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Understanding Different Aspects of American Culture

All across the world, people admire American culture and technology. It’s no wonder why. America, with its ideals of individual sovereignty, democracy, and self-reliance, is the perfect breeding ground for creativity and a flourishing culture.

But if you live in America, it can be hard to tell what exactly constitutes American culture. You’re steeped in the culture itself, so it’s tough to determine what makes the culture unique.

If you’re wondering how to tell if a piece of culture is “American,” you’ve come to the right place. This article will walk you through some of the tenants of our great way of life.

American Folklore 

The American culture of today is derived from the American folklore of the days of yore. Unlike Asian and African folktales, which are often worship-based nad religions, unlike European folktales, which are strict and moral, American folktales often have a dynamic, humanist quality. This makes sense since America was born out of opposition to Brittain.

One of the key American folk tales is the story of John Henry.

John Henry was a mythical black steel driver in the mid 19th century when much of our country was being formed. Already, you can see that our folklore isn’t based on fairies, dragons, princesses, or kings — it’s based on the working man.

As the story goes, many of the American workers began to be replaced by the steam drill, a machine that could work harder than any man. John Henry, not to be outdone, challenged the operator of the steam drill to a race to see who could drive the most steel.

John Henry out-performed the steam-drill in the race but refused to rest after winning, soon took sick, and died.

John Henry represents the ability of man to triumph against machines. He also represents America’s devotion to work, brotherhood, and a job well done.

National Pride 

Another of the most important tenets of American culture is national pride. While the country has had ups and downs (the Great Depression and Vietnam War come to mind), America always bounces back.

America is able to bounce back because of the strength of its constitution. The genius of the American constitution is the amendment. The founding fathers understood that perspectives change over time, and so they made it possible for future citizens to change the constitution. 

Black people and women did not have many right back in the days the constitution was developed. These are unsightly blights on America’s reputation.

However, it is the triumph of America that these wrongs could be amended without the changing of the government. No one has gone far in the attempts to overthrow the American government. It’s simply a more effective solution to use the American government — which is designed for change — and to vote for what you want.

Americas know that the government is a strong and flexible one. This bleeds over into American culture. Americans are afraid to express their individuality and take risks because they know that if they speak loud enough, change will come.

The Anthem

The national anthem is an important part of American culture. It represents poetry and beauty in the face of bloodshed and destruction. It’s a testament to the American spirit of freedom.

One of the biggest cultural wars in American culture over the past 10 years has been the debate over whether or not people need to stand during the national anthem. The anthem might not matter quite as much to other cultures, but to Americans, it’s a sensitive issue.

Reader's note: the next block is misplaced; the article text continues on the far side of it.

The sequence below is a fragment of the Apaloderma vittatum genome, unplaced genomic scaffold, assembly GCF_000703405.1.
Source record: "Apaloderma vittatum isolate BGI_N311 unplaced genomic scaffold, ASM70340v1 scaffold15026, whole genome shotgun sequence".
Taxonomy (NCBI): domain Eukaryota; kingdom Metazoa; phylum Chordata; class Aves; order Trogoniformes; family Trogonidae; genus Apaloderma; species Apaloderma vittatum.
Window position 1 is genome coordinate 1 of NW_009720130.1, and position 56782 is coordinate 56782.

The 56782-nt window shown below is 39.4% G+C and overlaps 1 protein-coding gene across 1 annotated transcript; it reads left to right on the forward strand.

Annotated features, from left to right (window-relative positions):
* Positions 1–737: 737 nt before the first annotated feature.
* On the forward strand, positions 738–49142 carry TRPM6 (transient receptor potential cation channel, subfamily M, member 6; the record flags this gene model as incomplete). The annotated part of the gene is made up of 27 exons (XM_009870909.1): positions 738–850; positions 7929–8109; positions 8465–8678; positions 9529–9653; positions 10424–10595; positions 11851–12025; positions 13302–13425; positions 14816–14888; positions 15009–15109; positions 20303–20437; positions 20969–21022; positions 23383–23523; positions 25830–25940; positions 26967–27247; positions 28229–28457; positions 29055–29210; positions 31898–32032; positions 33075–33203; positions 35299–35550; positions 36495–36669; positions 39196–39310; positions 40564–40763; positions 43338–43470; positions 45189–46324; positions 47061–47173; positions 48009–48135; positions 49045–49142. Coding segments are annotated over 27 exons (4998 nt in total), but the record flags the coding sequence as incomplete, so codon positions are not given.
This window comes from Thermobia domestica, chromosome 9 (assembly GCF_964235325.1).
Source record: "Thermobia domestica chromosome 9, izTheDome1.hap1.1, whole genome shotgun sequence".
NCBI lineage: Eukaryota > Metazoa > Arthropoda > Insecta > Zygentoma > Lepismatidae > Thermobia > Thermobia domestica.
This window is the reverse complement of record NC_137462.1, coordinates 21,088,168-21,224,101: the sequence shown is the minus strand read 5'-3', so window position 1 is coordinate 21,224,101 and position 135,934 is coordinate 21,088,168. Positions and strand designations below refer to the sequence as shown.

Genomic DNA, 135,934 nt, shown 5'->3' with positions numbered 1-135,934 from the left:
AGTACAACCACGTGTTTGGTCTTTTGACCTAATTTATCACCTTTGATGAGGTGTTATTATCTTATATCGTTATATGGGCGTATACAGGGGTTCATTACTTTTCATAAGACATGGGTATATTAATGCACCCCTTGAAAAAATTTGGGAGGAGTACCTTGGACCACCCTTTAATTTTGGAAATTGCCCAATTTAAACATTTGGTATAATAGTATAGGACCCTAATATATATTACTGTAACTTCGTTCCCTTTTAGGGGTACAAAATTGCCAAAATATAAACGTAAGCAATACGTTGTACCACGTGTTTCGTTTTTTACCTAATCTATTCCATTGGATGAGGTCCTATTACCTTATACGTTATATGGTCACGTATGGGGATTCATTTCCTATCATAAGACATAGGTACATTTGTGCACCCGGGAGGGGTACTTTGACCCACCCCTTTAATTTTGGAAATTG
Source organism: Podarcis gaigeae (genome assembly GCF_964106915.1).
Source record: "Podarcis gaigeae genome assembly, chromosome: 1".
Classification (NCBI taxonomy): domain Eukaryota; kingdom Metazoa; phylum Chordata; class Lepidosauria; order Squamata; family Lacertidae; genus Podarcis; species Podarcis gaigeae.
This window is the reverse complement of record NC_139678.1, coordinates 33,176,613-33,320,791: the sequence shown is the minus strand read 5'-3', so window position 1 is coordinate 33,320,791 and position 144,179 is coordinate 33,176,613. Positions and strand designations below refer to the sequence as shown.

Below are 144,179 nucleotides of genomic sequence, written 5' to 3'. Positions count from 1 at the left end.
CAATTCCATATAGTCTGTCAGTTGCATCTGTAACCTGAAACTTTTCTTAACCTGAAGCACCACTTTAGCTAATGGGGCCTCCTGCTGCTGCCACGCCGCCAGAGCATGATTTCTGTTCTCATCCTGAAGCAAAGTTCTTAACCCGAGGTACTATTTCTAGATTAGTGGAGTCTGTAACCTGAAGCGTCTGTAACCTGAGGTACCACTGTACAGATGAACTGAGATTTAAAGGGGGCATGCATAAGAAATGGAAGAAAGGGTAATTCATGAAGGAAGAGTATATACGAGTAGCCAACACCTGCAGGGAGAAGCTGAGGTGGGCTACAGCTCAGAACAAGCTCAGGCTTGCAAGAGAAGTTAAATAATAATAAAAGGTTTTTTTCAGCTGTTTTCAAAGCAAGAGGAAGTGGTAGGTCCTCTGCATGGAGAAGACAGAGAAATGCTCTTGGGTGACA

For more information about why we stand for the national anthem, click here.

American Music 

American music is also extremely important to American culture.

When one thinks of “American music,” the mind immediately goes to jazz. Jazz is a complex type of music that traditionally involves playing an old song and adding your own improvised solos — sometimes for long periods of time.

There are American genres of popular music. However, jazz serves as “American classical music.” The best recordings of Louis Armstrong, Charlie Parker, Miles Davis, Chet Baker, Bill Evans, etc., demonstrate a level of musical depth and complexity only rivaled by classical composers.

Jazz represents the American constitutional idea that we’re making it up as we go along. Though a song might be old school, we can always make it sound contemporary and new by adding our own personal touches.

While all countries have their own individual “folk music,” America established the genre of music we now associate with “folk.” American musical acts such as Woody Guthrie and Bob Dylan stripped the music back down to the source — you can still hear their influences in American music today.

American Cinema

There’s no doubt that American cinema has vastly influenced the world. Jaws is widely considered the first blockbuster film, followed quickly by Star Wars. After this, a new standard of the film was set — one that focused less on artsy experimentation and more on providing a satisfying experience for the audience.

American cinema still operates on this model. Franchises — such as marvel — have swept the world. You can see these movies in any country you go to.

Imitation is the sincerest form of flattery, and American cinema certainly has its imitators. Bollywood is the most notorious example, a mashup of Indian culture styles and American cinematic aesthetics.

There’s no doubt that the American style has taken over the world.

Understand American Culture

If you live in America, it can be hard to tell what exactly is “American” about our American culture. However, understanding what makes us us is key to improving your patriotism.

Understand American folklore and American national pride, and note how it ties into American music and American cinema, and you’re far more likely to understand American culture.